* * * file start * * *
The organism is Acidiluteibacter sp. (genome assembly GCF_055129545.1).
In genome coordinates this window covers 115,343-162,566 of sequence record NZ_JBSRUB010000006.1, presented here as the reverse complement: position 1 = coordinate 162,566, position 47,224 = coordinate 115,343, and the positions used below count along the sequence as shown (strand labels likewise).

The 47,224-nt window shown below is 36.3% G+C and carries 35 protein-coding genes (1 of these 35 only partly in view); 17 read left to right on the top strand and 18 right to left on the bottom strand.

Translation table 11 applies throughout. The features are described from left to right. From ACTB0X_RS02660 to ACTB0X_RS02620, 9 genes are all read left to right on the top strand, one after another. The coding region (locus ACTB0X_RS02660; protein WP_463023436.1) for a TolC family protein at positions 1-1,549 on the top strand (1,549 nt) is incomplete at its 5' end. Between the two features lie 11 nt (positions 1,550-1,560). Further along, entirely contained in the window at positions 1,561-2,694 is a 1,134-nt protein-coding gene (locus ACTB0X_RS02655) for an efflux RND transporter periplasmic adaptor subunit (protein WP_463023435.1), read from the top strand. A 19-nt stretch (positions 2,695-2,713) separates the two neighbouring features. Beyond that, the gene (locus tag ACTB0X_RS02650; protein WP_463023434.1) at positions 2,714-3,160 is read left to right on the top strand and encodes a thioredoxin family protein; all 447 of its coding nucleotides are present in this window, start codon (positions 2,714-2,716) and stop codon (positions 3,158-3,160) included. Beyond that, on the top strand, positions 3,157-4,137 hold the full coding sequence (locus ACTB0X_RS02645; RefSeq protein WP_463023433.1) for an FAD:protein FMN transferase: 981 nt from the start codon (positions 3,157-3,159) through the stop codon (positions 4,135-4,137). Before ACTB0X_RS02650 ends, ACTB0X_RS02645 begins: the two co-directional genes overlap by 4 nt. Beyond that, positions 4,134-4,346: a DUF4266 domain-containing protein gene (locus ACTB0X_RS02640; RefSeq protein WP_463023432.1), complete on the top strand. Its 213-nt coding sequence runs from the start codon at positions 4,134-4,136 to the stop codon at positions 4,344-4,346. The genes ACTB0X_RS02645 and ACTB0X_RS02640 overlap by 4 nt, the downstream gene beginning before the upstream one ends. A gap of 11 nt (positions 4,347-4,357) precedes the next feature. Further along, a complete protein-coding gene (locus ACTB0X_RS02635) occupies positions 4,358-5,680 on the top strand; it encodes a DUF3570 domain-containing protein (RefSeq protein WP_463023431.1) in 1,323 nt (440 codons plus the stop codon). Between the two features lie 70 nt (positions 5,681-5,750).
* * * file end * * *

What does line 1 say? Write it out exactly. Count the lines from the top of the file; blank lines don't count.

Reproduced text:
The organism is Acidiluteibacter sp. (genome assembly GCF_055129545.1).